Jackson Park in Hendersonville is easily one of the best fall birding spots in all of WNC. Nearly every migrating songbird in the east has been recorded here, with as many as 23 warblers recorded in a single day! Seldom seen on migration in this area, both Connecticut and Mourning Warblers, have been found in this park. More likely to be seen are Blackburnian, Cape May, Northern Parula, Black-throated Blue, Northern Waterthrush -- the list goes on and on! Early September is a great time to be looking for Blue-winged and Golden-winged Warblers as they pass through on their way south. Not only warblers are abundant in the fall; Philadelphia and Warbling Vireos are seen occasionally, along with Red-eyed, White-eyed, and Yellow-throated Vireos. Swainson's and Wood Thrushes can be seen feeding on the berries at the tops of the trees along the woodland walk, and both Yellow-billed & Black-billed Cuckoos have been spotted as they migrate through the park.

Big Bald Banding Station, NC/TN

September 16, 2018

Leader: Aaron Steed

          

   Our day begins with a short hike up to Little Bald birding along the way. At this time of year, migrants should be numerous. Mixed flocks of fall-plumaged Tennessee, Cape May, Black-throated Blue, Blackburnian and Magnolia Warblers, as well as a selection of tanagers, vireos, grosbeaks and flycatchers, will be foraging in the wooded patches near the base of Big Bald. At the station, we will get to see the songbird banding process as each individual bird is banded, measured, weighed and released. Seeing birds such as warblers and Empidonax flycatchers up close as they are banded provides an invaluable insight into plumage and structural differences that can aid in field identification.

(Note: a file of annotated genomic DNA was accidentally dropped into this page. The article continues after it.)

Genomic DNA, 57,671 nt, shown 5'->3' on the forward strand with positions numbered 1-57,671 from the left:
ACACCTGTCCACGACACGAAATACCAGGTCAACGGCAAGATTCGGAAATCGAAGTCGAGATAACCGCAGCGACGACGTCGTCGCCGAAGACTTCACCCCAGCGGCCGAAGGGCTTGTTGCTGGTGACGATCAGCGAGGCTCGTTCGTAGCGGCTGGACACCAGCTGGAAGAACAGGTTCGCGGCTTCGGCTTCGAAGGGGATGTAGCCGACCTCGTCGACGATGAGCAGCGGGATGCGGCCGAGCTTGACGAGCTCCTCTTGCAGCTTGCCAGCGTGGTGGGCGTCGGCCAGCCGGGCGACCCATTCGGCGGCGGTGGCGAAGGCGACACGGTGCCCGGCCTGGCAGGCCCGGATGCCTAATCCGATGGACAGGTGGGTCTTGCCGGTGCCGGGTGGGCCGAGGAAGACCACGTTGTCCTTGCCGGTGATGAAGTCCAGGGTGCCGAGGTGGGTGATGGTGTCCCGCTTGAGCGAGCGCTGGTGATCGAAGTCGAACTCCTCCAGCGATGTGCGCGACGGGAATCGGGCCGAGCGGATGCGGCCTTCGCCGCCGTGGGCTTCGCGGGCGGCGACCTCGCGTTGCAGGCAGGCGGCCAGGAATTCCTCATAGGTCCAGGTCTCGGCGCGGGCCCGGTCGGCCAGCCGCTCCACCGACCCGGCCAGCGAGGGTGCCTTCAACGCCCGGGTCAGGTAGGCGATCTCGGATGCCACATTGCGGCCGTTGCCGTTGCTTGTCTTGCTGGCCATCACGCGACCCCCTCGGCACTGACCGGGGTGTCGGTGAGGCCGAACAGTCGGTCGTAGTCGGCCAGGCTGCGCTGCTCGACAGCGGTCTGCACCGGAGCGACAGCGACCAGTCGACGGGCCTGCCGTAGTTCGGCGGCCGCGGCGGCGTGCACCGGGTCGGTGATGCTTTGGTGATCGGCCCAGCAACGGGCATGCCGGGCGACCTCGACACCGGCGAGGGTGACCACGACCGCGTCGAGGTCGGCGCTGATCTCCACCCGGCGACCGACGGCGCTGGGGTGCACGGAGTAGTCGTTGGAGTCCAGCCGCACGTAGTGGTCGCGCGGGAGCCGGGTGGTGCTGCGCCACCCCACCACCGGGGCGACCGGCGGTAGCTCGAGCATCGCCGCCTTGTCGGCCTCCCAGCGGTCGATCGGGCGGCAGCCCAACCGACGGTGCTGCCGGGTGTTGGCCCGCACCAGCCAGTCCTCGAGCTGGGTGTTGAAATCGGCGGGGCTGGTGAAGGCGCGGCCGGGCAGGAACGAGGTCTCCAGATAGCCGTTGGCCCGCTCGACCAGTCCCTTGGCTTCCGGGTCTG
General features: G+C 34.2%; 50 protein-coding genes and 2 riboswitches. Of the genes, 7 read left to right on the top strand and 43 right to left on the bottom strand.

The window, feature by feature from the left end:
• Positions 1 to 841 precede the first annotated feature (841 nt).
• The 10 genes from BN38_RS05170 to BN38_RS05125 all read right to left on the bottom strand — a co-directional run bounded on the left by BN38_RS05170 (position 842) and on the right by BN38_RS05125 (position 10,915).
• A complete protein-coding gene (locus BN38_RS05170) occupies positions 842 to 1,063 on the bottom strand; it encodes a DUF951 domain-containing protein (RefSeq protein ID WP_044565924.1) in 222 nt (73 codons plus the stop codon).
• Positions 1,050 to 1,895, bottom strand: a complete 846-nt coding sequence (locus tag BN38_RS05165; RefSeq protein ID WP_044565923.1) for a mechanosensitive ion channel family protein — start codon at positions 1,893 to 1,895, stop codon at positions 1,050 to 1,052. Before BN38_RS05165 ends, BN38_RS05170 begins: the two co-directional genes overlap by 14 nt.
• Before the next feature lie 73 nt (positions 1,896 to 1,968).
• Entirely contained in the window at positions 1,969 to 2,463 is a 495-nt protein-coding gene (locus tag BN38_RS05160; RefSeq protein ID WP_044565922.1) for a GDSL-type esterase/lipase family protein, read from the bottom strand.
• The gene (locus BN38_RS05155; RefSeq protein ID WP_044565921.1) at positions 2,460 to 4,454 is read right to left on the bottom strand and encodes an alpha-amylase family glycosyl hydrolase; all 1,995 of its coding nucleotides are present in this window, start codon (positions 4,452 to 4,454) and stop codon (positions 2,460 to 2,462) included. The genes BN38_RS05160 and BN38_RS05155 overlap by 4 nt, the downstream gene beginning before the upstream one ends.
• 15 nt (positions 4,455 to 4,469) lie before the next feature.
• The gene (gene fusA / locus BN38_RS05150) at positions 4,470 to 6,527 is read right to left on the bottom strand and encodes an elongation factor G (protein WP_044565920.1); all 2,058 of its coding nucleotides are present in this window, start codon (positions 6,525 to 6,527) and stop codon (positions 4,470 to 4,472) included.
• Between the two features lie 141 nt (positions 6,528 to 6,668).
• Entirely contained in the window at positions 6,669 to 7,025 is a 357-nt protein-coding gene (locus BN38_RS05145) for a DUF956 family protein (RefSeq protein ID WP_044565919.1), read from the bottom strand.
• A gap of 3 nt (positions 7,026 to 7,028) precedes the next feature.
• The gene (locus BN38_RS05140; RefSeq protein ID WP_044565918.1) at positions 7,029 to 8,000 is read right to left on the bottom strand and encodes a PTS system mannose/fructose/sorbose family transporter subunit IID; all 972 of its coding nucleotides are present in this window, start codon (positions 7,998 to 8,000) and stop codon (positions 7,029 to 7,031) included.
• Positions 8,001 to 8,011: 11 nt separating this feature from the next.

Spectacular Fall Migration

Ridge Junction Overlook, WNC
September 19, 2018

Leaders: Kevin Burke & Clifton Avery

          

   Ridge Junction Overlook is one of the best spots in the Blue Ridge to enjoy the fall migration of warblers and other passerines. Over the past few years there have been over 25 species of warblers seen at this spot, including Blackburnian, Magnolia, Mourning, Cerulean, Chestnut-sided, Hooded, Black-and-white, Black-throated Blue, Black-throated Green…the list is endless. We even had a young female Kirtland’s Warbler on one of our past trips here! Other species include Broad-winged and Sharp-shinned Hawks, Swainson’s, Wood, Gray-cheeked, Hermit Thrushes & Veery, Red-eyed, Blue-headed and Philadelphia Vireos, Rose-breasted Grosbeak, Scarlet Tanager and many more. This is also one of the most reliable spots in the mountains for Red Crossbills.  We will enjoy the passage of birds through the gap and also work on the identification of those “confusing fall warblers!” Join us for a relaxing morning enjoying fall migration in the Blue Ridge.

Fall Migration Historic Orchard at Altapass

Blue Ridge Parkway, NC
September 21, 2018

Leader: Clifton Avery

          

   Historic Orchard at Altapass to view birds migrating south.  Altapass is one of the lowest elevations on the Blue Ridge Parkway, providing a funnel effect for birds heading south for the winter. We will spend the day birding above and below the orchard, which are well known hotspots for migrating warblers.  We will also learn about the history of the Orchard at Altapass and what conservation measures the organization has taken to ensure protection of the orchard and native flora and fauna.

   Altapass in the fall usually provides exciting surprises as to what flies by each day in terms of species diversity and abundance.  We can expect to see: Ruffed Grouse, Red-shouldered Hawk, Broad-winged Hawk, Ruby-throated Hummingbird, Downy Woodpecker, Northern Flicker, Pileated Woodpecker, Great-crested Flycatcher, Blue-headed and Red-eyed Vireo, Swainson’s Thrush, 10-15 species of warblers, and Rose-breasted Grosbeak.